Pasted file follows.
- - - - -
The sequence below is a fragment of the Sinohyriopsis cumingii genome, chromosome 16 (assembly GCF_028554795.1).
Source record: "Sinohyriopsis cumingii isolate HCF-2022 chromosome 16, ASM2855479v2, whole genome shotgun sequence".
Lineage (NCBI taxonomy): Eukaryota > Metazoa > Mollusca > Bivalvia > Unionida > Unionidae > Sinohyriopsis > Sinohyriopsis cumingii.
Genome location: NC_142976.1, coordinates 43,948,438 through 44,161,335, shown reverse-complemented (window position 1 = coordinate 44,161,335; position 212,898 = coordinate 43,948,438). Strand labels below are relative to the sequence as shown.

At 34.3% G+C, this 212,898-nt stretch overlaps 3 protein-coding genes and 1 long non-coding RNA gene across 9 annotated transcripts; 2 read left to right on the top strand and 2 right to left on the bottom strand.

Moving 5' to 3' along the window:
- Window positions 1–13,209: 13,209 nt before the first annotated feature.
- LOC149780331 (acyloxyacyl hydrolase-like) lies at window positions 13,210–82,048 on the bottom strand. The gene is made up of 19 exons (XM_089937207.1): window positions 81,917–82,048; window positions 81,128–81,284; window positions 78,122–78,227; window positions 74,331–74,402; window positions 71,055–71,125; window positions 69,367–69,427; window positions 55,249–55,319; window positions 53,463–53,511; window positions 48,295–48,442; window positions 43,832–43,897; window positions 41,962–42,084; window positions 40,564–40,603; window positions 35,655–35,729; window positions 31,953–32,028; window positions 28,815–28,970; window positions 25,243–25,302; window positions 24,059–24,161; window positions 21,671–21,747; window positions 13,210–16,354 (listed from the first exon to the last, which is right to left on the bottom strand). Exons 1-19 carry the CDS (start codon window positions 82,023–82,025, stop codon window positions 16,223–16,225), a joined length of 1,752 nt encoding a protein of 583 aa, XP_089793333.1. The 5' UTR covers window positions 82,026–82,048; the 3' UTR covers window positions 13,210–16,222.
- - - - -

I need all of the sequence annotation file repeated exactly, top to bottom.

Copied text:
The sequence below is a fragment of the Sinohyriopsis cumingii genome, chromosome 16 (assembly GCF_028554795.1).
Source record: "Sinohyriopsis cumingii isolate HCF-2022 chromosome 16, ASM2855479v2, whole genome shotgun sequence".
Lineage (NCBI taxonomy): Eukaryota > Metazoa > Mollusca > Bivalvia > Unionida > Unionidae > Sinohyriopsis > Sinohyriopsis cumingii.
Genome location: NC_142976.1, coordinates 43,948,438 through 44,161,335, shown reverse-complemented (window position 1 = coordinate 44,161,335; position 212,898 = coordinate 43,948,438). Strand labels below are relative to the sequence as shown.

At 34.3% G+C, this 212,898-nt stretch overlaps 3 protein-coding genes and 1 long non-coding RNA gene across 9 annotated transcripts; 2 read left to right on the top strand and 2 right to left on the bottom strand.

Moving 5' to 3' along the window:
- Window positions 1–13,209: 13,209 nt before the first annotated feature.
- LOC149780331 (acyloxyacyl hydrolase-like) lies at window positions 13,210–82,048 on the bottom strand. The gene is made up of 19 exons (XM_089937207.1): window positions 81,917–82,048; window positions 81,128–81,284; window positions 78,122–78,227; window positions 74,331–74,402; window positions 71,055–71,125; window positions 69,367–69,427; window positions 55,249–55,319; window positions 53,463–53,511; window positions 48,295–48,442; window positions 43,832–43,897; window positions 41,962–42,084; window positions 40,564–40,603; window positions 35,655–35,729; window positions 31,953–32,028; window positions 28,815–28,970; window positions 25,243–25,302; window positions 24,059–24,161; window positions 21,671–21,747; window positions 13,210–16,354 (listed from the first exon to the last, which is right to left on the bottom strand). Exons 1-19 carry the CDS (start codon window positions 82,023–82,025, stop codon window positions 16,223–16,225), a joined length of 1,752 nt encoding a protein of 583 aa, XP_089793333.1. The 5' UTR covers window positions 82,026–82,048; the 3' UTR covers window positions 13,210–16,222.